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Long-term monitoring of reinforced earth structures using distributed fiber optic sensing

Abstract

Reinforced earth structures are commonly used to construct earth structures with high inclination angles. The stability and safety of such constructions is highly dependent on the strain distribution of the geogrids inside the earth structure. In this article, we report about the development and implementation of a structural monitoring system to measure the strain distribution of geogrids with high accuracy and high spatial resolution. The system was developed for the Semmering Base Tunnel project in Austria but can also be applied to other reinforced earth structures. The Semmering Base Tunnel is one of the core infrastructure projects in central Europe. Prior to the start of the actual tunnel excavation, comprehensive preparatory works in the alpine landscape were necessary. One of these works included the relocation of a river stream at the disposal site Longsgraben. To establish this relocation, a reinforced earth structure with a total length of more than 1.3 km and heights up to 25 m was constructed. To evaluate the stability of this structure, a monitoring system was developed. This monitoring system is thereby based on external geodetic and internal distributed fiber optic measurements. For the latter, about 2 km of Brillouin sensing cables in several sensor sections were installed in the project area. In this paper, we report about the laboratory experiments to determine strain and temperature coefficients for the conversion of the measured Brillouin frequency shifts into strain or temperature values. Furthermore, the long-term behavior of the monitoring structure is analyzed for the period of 1 year after installation.

Introduction

The Semmering Base Tunnel, which is currently under construction, is one of the core infrastructure projects of Austria. Moreover, it is part of the European TEN-T Core Network Corridor that connects the Baltic and the Adriatic Sea. The Semmering Base Tunnel with a total length of 27.3 km will realize a high-speed rail connection according to the latest requirements for international rail traffic [2] in 2025. Prior to tunnel excavation, several preparatory works were necessary, including a disposal site for 4.25 million m3 of excavated material. This disposal site is located in the so-called “Longsgraben”, an uninhabited narrow valley close to “Fröschnitzgraben”, one of the main access points for tunnel construction. Before the tunnel material fills up the narrow valley, the flowing stream had to be relocated from the valley floor to an up to 50 m higher position. For this purpose, reinforced earth structures were built over a length of more than 1.3 km and heights of up to 25 m on the steep slope of the valley.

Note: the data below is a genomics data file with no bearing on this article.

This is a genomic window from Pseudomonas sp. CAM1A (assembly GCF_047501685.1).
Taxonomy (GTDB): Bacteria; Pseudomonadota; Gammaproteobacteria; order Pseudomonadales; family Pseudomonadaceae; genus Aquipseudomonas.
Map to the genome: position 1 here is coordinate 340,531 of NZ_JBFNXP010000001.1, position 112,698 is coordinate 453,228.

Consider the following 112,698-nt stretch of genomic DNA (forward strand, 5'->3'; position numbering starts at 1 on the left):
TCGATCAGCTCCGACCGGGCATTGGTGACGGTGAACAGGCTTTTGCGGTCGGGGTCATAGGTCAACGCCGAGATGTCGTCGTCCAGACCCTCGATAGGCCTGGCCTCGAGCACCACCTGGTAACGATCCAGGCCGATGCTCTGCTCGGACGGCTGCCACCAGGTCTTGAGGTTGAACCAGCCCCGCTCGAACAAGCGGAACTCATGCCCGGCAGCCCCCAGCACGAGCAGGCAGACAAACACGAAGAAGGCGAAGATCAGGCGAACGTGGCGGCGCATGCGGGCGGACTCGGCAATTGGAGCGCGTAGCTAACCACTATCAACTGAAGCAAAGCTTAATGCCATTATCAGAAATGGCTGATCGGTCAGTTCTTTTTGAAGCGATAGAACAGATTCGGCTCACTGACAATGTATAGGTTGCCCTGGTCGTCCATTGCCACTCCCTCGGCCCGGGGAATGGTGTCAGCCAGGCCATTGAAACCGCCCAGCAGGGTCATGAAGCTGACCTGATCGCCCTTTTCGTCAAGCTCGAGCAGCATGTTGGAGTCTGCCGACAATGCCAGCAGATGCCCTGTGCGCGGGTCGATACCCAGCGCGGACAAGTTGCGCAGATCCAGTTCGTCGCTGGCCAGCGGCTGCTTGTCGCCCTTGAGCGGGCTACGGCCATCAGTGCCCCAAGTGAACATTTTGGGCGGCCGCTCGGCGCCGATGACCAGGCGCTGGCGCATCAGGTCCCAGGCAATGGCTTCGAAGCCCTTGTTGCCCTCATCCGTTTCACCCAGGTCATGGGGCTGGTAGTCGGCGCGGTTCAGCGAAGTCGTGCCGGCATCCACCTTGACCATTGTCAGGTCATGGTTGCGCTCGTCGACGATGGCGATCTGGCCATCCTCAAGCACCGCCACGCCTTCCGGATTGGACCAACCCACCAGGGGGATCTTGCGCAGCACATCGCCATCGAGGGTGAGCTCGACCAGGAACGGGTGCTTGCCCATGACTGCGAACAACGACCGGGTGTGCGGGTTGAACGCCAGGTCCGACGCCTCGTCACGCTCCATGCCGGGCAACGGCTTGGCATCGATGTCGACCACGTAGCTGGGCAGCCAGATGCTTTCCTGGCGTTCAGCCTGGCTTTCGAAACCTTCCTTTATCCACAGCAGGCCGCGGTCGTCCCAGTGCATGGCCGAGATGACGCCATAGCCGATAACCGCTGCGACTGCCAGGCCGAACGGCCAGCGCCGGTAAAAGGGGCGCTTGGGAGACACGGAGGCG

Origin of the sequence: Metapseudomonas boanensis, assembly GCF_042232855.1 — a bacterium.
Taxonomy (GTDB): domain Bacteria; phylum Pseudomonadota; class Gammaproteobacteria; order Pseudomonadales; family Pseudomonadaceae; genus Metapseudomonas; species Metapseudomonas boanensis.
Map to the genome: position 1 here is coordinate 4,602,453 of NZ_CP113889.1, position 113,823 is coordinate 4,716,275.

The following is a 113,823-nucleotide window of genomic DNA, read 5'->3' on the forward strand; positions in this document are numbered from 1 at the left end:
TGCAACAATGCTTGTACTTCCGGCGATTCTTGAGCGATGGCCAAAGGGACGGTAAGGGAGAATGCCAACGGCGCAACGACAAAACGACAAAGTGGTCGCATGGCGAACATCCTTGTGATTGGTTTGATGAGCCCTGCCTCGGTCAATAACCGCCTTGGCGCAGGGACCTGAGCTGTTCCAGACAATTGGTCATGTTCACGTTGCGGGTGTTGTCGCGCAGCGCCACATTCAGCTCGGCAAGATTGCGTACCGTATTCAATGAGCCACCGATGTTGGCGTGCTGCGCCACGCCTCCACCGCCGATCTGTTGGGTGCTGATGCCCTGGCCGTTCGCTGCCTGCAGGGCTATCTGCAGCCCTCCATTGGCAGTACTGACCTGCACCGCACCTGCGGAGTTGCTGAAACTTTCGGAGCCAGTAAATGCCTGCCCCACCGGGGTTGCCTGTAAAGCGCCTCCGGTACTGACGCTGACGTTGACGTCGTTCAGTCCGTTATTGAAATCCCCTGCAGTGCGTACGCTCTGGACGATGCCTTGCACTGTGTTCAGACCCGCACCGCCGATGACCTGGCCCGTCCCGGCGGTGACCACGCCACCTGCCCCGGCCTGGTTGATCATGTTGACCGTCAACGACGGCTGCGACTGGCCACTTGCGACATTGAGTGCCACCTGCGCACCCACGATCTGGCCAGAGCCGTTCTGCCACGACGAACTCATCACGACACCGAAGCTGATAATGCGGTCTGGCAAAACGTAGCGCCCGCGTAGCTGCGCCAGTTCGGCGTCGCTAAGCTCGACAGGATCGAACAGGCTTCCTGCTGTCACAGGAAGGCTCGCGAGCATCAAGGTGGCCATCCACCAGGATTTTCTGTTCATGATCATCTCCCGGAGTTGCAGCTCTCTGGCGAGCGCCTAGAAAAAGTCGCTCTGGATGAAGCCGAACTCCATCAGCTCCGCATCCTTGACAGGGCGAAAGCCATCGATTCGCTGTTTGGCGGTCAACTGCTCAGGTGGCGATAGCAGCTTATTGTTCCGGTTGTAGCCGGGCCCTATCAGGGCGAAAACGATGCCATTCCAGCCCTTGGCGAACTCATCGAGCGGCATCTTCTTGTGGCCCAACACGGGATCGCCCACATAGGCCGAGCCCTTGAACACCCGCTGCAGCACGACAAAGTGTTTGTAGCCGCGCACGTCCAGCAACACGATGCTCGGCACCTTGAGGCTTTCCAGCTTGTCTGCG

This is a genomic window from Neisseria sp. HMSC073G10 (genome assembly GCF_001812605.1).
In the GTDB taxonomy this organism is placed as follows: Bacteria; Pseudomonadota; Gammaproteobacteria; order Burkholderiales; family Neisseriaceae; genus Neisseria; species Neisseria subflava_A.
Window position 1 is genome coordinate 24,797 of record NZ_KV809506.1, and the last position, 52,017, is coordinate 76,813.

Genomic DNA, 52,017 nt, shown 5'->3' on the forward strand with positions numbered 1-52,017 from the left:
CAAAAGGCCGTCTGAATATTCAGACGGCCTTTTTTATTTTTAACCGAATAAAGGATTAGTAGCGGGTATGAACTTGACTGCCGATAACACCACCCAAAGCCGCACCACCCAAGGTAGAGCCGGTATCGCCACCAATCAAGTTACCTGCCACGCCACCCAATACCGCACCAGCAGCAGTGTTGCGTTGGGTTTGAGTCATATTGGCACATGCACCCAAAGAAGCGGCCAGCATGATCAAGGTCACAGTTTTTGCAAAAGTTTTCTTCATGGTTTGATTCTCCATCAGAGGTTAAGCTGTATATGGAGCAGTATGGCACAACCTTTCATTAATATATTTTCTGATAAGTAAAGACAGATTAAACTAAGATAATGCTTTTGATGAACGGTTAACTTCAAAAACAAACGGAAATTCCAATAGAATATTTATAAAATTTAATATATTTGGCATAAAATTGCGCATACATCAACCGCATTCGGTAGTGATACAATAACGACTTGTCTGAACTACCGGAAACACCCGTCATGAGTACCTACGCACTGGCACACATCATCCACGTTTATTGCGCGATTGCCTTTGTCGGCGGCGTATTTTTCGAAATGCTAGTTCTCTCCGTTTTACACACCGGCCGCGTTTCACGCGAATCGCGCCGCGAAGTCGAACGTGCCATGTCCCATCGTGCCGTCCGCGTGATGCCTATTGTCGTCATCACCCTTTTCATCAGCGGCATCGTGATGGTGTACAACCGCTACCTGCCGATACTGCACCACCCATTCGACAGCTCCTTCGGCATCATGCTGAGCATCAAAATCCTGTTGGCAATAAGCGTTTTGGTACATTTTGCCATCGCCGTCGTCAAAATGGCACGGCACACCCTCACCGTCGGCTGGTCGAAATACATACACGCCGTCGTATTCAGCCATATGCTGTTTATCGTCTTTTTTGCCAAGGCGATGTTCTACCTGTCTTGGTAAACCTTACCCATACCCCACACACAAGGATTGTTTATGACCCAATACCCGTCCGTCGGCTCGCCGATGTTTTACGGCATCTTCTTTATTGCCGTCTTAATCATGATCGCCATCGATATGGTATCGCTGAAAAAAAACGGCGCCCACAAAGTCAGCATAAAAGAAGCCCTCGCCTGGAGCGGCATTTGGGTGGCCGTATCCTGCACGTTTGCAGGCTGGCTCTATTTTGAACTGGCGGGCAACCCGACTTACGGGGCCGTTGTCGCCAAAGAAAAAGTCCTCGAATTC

Because material from 12 tunnel construction access points will be deposited in this one disposal site, any malfunction of this construction will result in a delay of the whole tunneling project. Thus, an appropriate monitoring program was needed.

In this paper, we present the developed monitoring solution to assess the operating grade of the used reinforcement. We focus on the calibration results of the fiber optic-based monitoring system and the strain results of more than one year of field measurements.

Reinforced earth structures at the disposal site

The excavation material from tunneling will fill up the valley at the disposal site Longsgraben up to more than 50 m. After filling, the new terrain will be afforested and the in advance relocated stream will mark the new valley bottom, see Fig. 1. To realize the relocation, reinforced earth structures are used over a length of about 1.3 km at the steep valley side. The reinforced earth structures feature thereby a slope angle of 60°. A special challenge is the final section of the relocation construction, where the stream is guided back to its original position. In this section, the new stream bed has a slope angle of more than 50 % (Fig. 2). A maintenance road is located at the crown of the reinforced earth structure. This road is reachable via a 25-m-high reinforced earth ramp at the final section of the relocation construction (Fig. 2). The earth structures for the relocation and access ramp use geogrids from Huesker Synthetic as reinforcement. The geogrids were dimensioned with the maximum value of tensile strength and strain behavior taken from both, conventional analysis and finite element simulations [8].